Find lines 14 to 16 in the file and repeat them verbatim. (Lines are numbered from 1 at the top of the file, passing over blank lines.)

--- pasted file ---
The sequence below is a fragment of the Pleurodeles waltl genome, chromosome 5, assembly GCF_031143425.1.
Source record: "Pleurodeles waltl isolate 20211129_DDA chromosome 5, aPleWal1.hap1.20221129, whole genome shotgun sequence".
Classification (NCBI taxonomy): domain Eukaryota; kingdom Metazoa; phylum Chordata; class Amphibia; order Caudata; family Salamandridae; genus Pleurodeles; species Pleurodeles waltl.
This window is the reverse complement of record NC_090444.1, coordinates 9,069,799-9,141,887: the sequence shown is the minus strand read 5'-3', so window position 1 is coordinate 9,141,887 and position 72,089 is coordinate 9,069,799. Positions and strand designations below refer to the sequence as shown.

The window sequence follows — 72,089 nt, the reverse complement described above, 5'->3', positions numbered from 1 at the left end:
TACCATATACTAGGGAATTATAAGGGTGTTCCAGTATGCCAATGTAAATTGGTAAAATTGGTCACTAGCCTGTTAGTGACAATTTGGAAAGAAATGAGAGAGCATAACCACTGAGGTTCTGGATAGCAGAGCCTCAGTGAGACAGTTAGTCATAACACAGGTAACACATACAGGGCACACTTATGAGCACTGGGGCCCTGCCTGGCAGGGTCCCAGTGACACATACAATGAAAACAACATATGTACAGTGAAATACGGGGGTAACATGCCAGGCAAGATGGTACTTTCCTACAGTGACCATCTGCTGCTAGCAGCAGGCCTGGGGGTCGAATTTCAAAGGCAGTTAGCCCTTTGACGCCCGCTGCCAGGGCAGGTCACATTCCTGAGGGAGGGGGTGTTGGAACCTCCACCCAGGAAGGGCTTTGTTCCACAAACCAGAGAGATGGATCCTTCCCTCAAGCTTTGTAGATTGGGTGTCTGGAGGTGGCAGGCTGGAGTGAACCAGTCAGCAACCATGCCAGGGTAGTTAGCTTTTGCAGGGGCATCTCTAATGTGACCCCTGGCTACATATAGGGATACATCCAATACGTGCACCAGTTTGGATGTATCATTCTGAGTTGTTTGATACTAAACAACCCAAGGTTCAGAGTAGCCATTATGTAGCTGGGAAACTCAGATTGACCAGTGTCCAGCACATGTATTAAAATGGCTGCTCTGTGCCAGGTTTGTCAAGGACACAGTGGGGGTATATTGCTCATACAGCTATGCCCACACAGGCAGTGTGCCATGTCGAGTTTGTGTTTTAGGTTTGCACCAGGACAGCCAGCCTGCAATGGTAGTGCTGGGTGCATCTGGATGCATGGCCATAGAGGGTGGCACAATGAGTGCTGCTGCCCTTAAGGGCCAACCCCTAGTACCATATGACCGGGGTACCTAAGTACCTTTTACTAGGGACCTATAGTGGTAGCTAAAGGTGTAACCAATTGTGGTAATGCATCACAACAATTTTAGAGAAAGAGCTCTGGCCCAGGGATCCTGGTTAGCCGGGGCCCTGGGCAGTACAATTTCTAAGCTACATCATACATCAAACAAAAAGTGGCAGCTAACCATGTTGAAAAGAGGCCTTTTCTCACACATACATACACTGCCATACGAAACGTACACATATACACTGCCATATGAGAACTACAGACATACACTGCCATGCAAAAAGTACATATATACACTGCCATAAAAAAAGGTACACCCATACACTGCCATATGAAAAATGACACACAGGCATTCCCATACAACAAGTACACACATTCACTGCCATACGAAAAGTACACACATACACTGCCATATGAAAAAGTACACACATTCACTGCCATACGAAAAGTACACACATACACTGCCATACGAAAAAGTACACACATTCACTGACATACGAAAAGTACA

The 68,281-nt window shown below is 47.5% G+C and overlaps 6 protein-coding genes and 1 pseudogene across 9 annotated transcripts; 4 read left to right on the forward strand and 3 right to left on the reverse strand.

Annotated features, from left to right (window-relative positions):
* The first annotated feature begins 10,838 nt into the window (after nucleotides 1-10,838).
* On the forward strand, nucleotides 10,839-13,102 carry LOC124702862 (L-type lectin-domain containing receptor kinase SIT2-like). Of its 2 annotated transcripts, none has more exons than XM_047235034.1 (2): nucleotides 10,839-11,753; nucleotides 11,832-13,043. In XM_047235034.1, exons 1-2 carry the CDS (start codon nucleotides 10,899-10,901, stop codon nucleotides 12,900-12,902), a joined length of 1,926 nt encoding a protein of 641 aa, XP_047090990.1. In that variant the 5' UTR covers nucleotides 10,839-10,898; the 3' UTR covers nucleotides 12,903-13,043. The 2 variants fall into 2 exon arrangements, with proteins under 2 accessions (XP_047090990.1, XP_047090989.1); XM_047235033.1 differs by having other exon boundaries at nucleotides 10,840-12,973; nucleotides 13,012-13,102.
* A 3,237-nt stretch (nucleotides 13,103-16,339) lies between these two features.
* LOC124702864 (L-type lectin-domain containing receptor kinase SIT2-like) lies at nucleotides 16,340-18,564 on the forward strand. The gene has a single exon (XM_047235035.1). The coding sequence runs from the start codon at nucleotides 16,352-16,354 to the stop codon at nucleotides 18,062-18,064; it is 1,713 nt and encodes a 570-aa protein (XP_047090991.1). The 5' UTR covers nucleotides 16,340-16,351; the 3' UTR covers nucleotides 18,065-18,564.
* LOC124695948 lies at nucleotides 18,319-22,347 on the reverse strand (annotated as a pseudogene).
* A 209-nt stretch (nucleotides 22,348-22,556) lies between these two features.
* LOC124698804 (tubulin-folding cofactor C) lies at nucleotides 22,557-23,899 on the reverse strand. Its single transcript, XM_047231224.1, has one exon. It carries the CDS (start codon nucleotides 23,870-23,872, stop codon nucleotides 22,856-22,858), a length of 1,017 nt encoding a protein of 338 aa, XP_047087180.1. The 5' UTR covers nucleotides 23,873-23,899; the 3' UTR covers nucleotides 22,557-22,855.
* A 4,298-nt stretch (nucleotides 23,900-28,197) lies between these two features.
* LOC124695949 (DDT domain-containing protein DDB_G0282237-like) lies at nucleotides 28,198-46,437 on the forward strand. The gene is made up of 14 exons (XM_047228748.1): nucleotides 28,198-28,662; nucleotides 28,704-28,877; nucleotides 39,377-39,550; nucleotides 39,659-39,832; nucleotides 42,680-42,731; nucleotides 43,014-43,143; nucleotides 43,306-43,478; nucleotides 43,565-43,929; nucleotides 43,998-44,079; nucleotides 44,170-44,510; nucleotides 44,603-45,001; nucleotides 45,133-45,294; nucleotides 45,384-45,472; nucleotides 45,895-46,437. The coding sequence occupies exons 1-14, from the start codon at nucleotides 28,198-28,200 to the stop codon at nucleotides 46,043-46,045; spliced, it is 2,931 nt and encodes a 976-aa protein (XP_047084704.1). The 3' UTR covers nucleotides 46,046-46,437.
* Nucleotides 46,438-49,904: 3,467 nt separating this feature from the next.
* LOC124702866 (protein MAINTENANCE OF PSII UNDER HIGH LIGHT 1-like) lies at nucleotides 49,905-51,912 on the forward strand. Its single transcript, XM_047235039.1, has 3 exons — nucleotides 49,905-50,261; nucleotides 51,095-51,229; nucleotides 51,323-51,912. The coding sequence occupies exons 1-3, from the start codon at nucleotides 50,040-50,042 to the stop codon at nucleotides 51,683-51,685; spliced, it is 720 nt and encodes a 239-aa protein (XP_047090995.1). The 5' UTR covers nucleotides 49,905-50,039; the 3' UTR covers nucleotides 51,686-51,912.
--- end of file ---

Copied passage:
* A 209-nt stretch (nucleotides 22,348-22,556) lies between these two features.
* LOC124698804 (tubulin-folding cofactor C) lies at nucleotides 22,557-23,899 on the reverse strand. Its single transcript, XM_047231224.1, has one exon. It carries the CDS (start codon nucleotides 23,870-23,872, stop codon nucleotides 22,856-22,858), a length of 1,017 nt encoding a protein of 338 aa, XP_047087180.1. The 5' UTR covers nucleotides 23,873-23,899; the 3' UTR covers nucleotides 22,557-22,855.
* A 4,298-nt stretch (nucleotides 23,900-28,197) lies between these two features.